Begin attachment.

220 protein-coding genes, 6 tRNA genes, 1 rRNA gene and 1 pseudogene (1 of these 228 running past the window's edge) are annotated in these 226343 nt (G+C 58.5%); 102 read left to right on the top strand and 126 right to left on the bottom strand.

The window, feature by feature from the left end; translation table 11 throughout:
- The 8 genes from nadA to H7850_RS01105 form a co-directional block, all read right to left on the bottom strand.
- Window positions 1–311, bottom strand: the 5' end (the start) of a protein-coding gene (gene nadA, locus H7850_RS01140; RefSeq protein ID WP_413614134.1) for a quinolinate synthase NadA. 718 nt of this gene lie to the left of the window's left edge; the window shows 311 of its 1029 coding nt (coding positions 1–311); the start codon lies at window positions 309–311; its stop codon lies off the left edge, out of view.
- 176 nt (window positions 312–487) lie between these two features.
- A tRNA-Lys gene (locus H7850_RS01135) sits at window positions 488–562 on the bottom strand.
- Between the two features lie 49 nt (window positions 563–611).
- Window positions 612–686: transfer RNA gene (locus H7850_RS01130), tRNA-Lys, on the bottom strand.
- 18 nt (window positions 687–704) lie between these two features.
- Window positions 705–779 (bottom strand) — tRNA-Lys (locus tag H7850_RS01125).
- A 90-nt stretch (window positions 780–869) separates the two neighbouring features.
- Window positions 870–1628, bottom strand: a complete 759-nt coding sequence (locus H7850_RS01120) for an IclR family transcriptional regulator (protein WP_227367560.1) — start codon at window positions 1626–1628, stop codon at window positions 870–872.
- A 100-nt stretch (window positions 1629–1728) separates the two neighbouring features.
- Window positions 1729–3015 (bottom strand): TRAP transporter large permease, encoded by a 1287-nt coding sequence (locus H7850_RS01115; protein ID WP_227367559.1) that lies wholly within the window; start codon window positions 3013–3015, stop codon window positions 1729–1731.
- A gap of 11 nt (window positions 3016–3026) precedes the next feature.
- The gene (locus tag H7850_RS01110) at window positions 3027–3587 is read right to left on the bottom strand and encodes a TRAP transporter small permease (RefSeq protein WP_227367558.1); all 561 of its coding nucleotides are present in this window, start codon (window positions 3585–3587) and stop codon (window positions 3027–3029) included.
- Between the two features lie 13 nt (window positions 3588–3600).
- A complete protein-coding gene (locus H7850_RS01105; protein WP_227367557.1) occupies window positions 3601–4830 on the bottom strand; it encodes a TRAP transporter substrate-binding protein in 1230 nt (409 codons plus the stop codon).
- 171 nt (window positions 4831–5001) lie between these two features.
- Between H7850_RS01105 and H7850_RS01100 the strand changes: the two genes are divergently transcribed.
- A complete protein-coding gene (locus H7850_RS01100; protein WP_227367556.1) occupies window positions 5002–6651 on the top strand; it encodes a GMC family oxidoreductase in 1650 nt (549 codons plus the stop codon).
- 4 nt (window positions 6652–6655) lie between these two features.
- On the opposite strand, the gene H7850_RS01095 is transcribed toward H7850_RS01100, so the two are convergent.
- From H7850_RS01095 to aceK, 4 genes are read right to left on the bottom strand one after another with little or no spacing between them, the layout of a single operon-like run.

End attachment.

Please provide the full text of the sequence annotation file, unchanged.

220 protein-coding genes, 6 tRNA genes, 1 rRNA gene and 1 pseudogene (1 of these 228 running past the window's edge) are annotated in these 226343 nt (G+C 58.5%); 102 read left to right on the top strand and 126 right to left on the bottom strand.

The window, feature by feature from the left end; translation table 11 throughout:
- The 8 genes from nadA to H7850_RS01105 form a co-directional block, all read right to left on the bottom strand.
- Window positions 1–311, bottom strand: the 5' end (the start) of a protein-coding gene (gene nadA, locus H7850_RS01140; RefSeq protein ID WP_413614134.1) for a quinolinate synthase NadA. 718 nt of this gene lie to the left of the window's left edge; the window shows 311 of its 1029 coding nt (coding positions 1–311); the start codon lies at window positions 309–311; its stop codon lies off the left edge, out of view.
- 176 nt (window positions 312–487) lie between these two features.
- A tRNA-Lys gene (locus H7850_RS01135) sits at window positions 488–562 on the bottom strand.
- Between the two features lie 49 nt (window positions 563–611).
- Window positions 612–686: transfer RNA gene (locus H7850_RS01130), tRNA-Lys, on the bottom strand.
- 18 nt (window positions 687–704) lie between these two features.
- Window positions 705–779 (bottom strand) — tRNA-Lys (locus tag H7850_RS01125).
- A 90-nt stretch (window positions 780–869) separates the two neighbouring features.
- Window positions 870–1628, bottom strand: a complete 759-nt coding sequence (locus H7850_RS01120) for an IclR family transcriptional regulator (protein WP_227367560.1) — start codon at window positions 1626–1628, stop codon at window positions 870–872.
- A 100-nt stretch (window positions 1629–1728) separates the two neighbouring features.
- Window positions 1729–3015 (bottom strand): TRAP transporter large permease, encoded by a 1287-nt coding sequence (locus H7850_RS01115; protein ID WP_227367559.1) that lies wholly within the window; start codon window positions 3013–3015, stop codon window positions 1729–1731.
- A gap of 11 nt (window positions 3016–3026) precedes the next feature.
- The gene (locus tag H7850_RS01110) at window positions 3027–3587 is read right to left on the bottom strand and encodes a TRAP transporter small permease (RefSeq protein WP_227367558.1); all 561 of its coding nucleotides are present in this window, start codon (window positions 3585–3587) and stop codon (window positions 3027–3029) included.
- Between the two features lie 13 nt (window positions 3588–3600).
- A complete protein-coding gene (locus H7850_RS01105; protein WP_227367557.1) occupies window positions 3601–4830 on the bottom strand; it encodes a TRAP transporter substrate-binding protein in 1230 nt (409 codons plus the stop codon).
- 171 nt (window positions 4831–5001) lie between these two features.
- Between H7850_RS01105 and H7850_RS01100 the strand changes: the two genes are divergently transcribed.
- A complete protein-coding gene (locus H7850_RS01100; protein WP_227367556.1) occupies window positions 5002–6651 on the top strand; it encodes a GMC family oxidoreductase in 1650 nt (549 codons plus the stop codon).
- 4 nt (window positions 6652–6655) lie between these two features.
- On the opposite strand, the gene H7850_RS01095 is transcribed toward H7850_RS01100, so the two are convergent.
- From H7850_RS01095 to aceK, 4 genes are read right to left on the bottom strand one after another with little or no spacing between them, the layout of a single operon-like run.